15 March 2011

Notes from the ASSA

Every year, 10,000 economists get together in January to talk, drink and look for jobs. I went to Denver this year, and here are a few notes of interest:
  • The great irony is that there are so many sessions running at the same time (38-44 in parallel, each with 3-5 papers) that attendees have no hope of seeing everything of interest. I figure that it's possible to see 12 of 400 sessions. Authors/presenters cannot listen to similar topics when they are presenting. This S>>D imbalance results from "publish new stuff and move on" incentives that give academics no reason to spend promote published work or listening to others.* All that matters is more More MORE!

  • The discussion in the panel on "Afghanistan – Costs and Exit Strategies" [mp3 recording] centered on a few points of agreement:
    • Corruption is worse because power is centralized in Kabul. Roger Myerson (Nobel laureate) suggested that decentralization would mean that locals customize corruption more to their needs.
    • Drug cultivation, trade and trafficking (aided by the US drug war) was an elephant in the room that funded the Taliban, alienated farmers from soldiers, and corrupted institutions. (NOT from The Onion: Mexican Drug Lord Officially Thanks American Lawmakers for Keeping Drugs Illegal)
    • Everyone agreed that Afghanistan was bad for the US, which was wasting money, lives and diplomatic will on a hopeless case. Why is the US still there? Machismo ("We don't cut and run") and rents to the military industrial complex. About 30 cadets from the Air Force Academy attended. Their economics professor, an officer and veteran of Afghanistan, was adamant that they could deliver aid and security ("people have thanked us") but blind to larger circumstances that made his efforts unsustainable.

  • Sexton and Sexton** on Saving the planet Being cool: "Using market-level data on vehicle ownership in Colorado, we have empirically identified a significant conspicuous conservation effect related to Toyota Prius demand... consumers are willing to pay up to several thousand dollars to signal their environmental bona fides through their car choice."

  • Robert Schiller: Economists as Worldly Philosophers (or not): "If specialization is too extreme, it has a tendency to lead to carrying original ideas too far, beyond their useful purpose. Specialization coupled with strong competitive pressures within academia leads to a situation in which academics often feel that they just do not have time to ponder broad issues and learn even basic simple facts outside their specialty. Their general knowledge may be embarrassingly limited, and so they may retreat into their own specialty and produce research which contributes in small ways to the development of the field, but fails to pay attention to the larger picture." Anthony Atkinson, meanwhile, argues that economists need to spend more time on welfare economics, i.e., the distribution of wealth and happiness in society.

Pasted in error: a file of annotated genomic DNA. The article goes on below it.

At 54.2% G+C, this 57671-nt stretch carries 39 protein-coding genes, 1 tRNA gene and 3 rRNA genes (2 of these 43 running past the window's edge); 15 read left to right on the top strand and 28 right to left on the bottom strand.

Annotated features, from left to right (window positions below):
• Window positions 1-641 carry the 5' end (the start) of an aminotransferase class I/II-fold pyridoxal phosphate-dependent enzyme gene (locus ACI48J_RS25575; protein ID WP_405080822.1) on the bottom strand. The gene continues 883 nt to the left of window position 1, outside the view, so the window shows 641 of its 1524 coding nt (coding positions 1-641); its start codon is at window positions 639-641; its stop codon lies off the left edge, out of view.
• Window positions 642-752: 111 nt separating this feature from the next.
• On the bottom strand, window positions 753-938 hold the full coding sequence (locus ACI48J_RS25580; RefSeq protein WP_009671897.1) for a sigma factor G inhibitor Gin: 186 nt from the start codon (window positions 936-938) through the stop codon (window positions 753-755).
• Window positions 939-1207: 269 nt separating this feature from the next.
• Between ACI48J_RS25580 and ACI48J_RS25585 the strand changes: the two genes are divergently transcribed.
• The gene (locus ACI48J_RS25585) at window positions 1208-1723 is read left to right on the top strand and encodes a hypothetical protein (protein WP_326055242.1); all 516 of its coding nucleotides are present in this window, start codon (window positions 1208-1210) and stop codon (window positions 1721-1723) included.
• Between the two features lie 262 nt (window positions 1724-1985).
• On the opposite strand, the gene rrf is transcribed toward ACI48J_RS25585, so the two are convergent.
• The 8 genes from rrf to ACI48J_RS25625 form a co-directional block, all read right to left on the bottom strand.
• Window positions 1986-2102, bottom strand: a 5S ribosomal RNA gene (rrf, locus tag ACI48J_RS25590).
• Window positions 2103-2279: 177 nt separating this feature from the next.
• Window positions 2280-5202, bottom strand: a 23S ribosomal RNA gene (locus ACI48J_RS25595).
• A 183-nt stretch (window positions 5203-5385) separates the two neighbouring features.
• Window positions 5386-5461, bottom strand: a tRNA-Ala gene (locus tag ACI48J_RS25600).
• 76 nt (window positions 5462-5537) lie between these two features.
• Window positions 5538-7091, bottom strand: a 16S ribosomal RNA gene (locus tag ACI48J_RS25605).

• Lord Stern came from London to give a talk about climate change. He said that the move to a post-carbon economy was not going to be painless, but it would be relatively easy to use some sort of tax. One member of the audience pointed out a big flaw in this claim: $trillions in taxes might be used to move to post-carbon life that's no better than today. People would rather spend the money on adding fun and excitement to their carbonized life.

    He likened action on climate change to another industrial revolution but his analogy is imperfect. The industrial revolution was led by profit seekers in markets. Climate change actions are led by bureaucrats and politicians using command and control processes. Even worse, politicians from the US and China agreed to do nothing and block others from advancing mitigation.***

* The Economist writes: "It is harder than ever to keep abreast of progress. After running four issues a year for the past 100 years, the AER will this year publish six. The journal has already produced four specialised offshoots. Economics is producing a torrent of research, coursing in all directions." Although this is spun as a positive development, I think that we need to cut back on the "torrent" (spending more time on refining and promoting ideas in each paper) while maintaining "all directions."

** Son and daughter of my PhD adviser, Rich Sexton, who worries that his kids may be working too hard. :)

*** Several people have told me that "China is very serious about climate change and going green." China has 1.3 billion people with lots of different goals. Going green does not appear to dominate those goals.

No comments: